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Here's What's In, What's Out of the Finalized Defense Bill

Here's What's In, What's Out of the Finalized Defense Bill
Sailors work together aboard the USS Constitution earlier this year in Boston. Lawmakers have pushed ahead with plans to award service members a 3.1 percent raise, the highest increase in 10 years. (Photo by Mass Communication Specialist Alec Kramer/Navy)

After months of deliberations between House and Senate lawmakers, Congress unveiled its conference report of the FY 2020 defense authorization bill Dec. 10. The $738 billion defense bill authorizes everything from pay and benefits for servicemembers and families to the size of the force.

 

MOAA secured many important provisions for servicemembers and their families in this year’s conference report, which passed the House of Representatives on Dec. 11 by a vote of 377-48.

 

Here’s a look at some of the measures included in the National Defense Authorization Act (NDAA).

 

[TAKE ACTION: Ask Your Senator to Vote for the NDAA]

 

What’s In

Pay raise

Congress approved a 3.1% military pay raise, effective Jan. 1, 2020. The raise matches the administration’s request and is the largest pay increase for troops in 10 years. A 3.1% increase equates to an annual raise of $1,200 for an O-3 with 10 years of service.

 

TRICARE

Congress approved no new fees or pharmacy increases in 2020. Previously agreed upon increases for medical and pharmacy copays will take effect in January 2020.

 

Medical Billets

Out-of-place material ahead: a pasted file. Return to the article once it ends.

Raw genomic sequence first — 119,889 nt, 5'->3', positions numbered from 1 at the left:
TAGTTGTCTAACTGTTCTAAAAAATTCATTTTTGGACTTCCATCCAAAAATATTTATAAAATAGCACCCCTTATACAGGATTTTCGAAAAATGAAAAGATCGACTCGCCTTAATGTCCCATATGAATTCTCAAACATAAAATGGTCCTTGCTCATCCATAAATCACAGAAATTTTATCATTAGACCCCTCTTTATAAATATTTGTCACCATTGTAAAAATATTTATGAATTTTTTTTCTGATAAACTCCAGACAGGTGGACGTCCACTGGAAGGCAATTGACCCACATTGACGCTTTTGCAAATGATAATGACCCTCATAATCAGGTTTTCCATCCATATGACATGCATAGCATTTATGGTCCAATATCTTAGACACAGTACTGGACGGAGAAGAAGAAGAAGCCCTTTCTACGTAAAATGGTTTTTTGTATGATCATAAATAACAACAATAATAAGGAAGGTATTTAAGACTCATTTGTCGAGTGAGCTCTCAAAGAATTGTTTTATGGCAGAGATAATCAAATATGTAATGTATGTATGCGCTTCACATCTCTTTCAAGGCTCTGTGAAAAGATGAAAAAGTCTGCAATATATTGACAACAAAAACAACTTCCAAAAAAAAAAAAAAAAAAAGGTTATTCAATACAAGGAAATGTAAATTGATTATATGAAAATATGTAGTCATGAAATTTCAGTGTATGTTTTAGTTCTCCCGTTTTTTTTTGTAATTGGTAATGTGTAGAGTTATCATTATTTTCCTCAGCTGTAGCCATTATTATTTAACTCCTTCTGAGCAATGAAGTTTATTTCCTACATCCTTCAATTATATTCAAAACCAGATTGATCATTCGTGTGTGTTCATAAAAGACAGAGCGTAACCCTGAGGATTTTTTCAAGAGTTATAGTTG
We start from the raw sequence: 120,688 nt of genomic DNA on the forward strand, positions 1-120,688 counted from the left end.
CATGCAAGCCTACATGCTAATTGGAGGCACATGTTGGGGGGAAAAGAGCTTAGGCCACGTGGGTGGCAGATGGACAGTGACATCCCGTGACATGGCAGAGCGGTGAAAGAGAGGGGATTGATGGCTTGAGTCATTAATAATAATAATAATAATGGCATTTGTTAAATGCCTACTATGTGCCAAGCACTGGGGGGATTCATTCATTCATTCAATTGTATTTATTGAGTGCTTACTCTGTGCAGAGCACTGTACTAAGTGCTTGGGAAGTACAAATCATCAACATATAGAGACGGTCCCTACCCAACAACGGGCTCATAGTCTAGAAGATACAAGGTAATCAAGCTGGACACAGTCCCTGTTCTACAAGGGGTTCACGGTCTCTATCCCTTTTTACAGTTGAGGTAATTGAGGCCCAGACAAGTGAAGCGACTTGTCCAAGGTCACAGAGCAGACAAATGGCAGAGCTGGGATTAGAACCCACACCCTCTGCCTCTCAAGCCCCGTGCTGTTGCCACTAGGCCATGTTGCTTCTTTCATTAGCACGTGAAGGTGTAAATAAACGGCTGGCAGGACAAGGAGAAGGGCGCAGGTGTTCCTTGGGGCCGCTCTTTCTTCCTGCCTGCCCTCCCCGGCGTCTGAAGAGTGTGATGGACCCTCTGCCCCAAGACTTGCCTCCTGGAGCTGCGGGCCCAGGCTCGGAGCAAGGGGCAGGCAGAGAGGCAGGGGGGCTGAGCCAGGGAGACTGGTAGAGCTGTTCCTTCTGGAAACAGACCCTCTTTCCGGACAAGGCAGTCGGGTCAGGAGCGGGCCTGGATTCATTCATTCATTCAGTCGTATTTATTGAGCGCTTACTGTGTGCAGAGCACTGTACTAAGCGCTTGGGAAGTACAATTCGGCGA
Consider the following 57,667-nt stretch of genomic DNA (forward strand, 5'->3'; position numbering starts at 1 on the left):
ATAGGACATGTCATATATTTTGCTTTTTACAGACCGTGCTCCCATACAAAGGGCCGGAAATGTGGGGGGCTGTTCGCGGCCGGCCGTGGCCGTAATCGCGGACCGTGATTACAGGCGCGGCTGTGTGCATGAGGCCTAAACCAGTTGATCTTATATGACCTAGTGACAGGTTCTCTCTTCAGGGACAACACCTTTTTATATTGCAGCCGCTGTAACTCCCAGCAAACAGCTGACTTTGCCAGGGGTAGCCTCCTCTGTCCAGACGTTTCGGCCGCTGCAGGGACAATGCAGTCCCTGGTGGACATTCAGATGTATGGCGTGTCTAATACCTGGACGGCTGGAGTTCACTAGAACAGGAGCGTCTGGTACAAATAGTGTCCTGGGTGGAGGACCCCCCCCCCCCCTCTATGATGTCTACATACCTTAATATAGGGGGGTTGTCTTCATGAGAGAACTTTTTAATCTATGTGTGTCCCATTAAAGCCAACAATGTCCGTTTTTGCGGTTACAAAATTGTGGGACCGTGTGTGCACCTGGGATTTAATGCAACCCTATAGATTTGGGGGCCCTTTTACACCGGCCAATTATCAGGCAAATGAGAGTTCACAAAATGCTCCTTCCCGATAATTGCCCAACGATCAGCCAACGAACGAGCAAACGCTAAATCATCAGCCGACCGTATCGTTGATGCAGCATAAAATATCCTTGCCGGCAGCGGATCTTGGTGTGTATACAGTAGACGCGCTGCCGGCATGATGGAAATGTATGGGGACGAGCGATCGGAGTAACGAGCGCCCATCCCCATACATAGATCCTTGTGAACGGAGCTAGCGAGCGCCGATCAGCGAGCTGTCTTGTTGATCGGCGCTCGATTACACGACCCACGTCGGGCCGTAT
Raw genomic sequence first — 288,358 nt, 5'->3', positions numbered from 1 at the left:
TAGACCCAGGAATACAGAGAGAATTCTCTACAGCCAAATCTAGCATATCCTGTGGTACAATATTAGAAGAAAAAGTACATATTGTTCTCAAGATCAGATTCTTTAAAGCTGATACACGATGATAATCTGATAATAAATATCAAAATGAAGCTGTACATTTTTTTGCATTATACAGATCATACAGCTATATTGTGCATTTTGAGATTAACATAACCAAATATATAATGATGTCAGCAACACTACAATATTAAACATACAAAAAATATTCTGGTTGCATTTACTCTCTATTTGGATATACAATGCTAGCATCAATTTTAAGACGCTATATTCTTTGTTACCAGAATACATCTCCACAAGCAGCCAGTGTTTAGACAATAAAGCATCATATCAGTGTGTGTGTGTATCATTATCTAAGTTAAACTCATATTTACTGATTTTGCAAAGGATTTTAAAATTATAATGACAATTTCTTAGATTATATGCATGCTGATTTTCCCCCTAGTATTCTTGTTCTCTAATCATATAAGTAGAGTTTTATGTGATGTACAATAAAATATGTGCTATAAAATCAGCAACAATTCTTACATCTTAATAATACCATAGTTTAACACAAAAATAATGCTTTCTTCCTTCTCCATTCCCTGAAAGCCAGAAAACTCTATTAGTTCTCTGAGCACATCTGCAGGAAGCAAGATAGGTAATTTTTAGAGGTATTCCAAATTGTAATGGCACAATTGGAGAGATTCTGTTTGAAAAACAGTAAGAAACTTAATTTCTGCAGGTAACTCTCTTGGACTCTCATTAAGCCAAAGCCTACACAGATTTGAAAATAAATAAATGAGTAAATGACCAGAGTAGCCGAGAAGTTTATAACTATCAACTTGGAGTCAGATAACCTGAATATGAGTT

MOAA’s extensive efforts on the medical billet reduction issue paid off with a provision that addresses concerns regarding both medical readiness and beneficiary access to high quality care. The provision prohibits DoD and the services from reducing medical end strength authorizations until they complete a series of steps:

  • A review of medical manpower requirements of each military department under all national defense strategy scenarios
  • An analysis of affected billets together with mitigation plans to address potential gaps in health care services
  • The creation of metrics to determine TRICARE network adequacy;
  • The establishment of outreach plans for affected beneficiaries, including transition plans for continuity of health care services.

 

Survivor Benefits

After more than 40 years, Congress finally approved elimination of a financial penalty more than 65,000 military survivors face, known as the “widows tax.” Eliminating the widows tax has been a top legislative priority for MOAA for decades. Earlier this year, more than 150 members from around the country came to Washington, D.C. to participate in MOAA’s annual Storming the Hill event. One of the main topics MOAA members raised with their elected officials was eliminating the widows tax. According to the conference report, the offset will be phased out over a three-year period.

 

Guard and Reserve

Members of the National Guard and Reserves have reasons to celebrate the bill’s release, as well. Servicemembers serving on 12304B orders will now have this time count toward their active duty time to lower the age when they receive their retirement pay.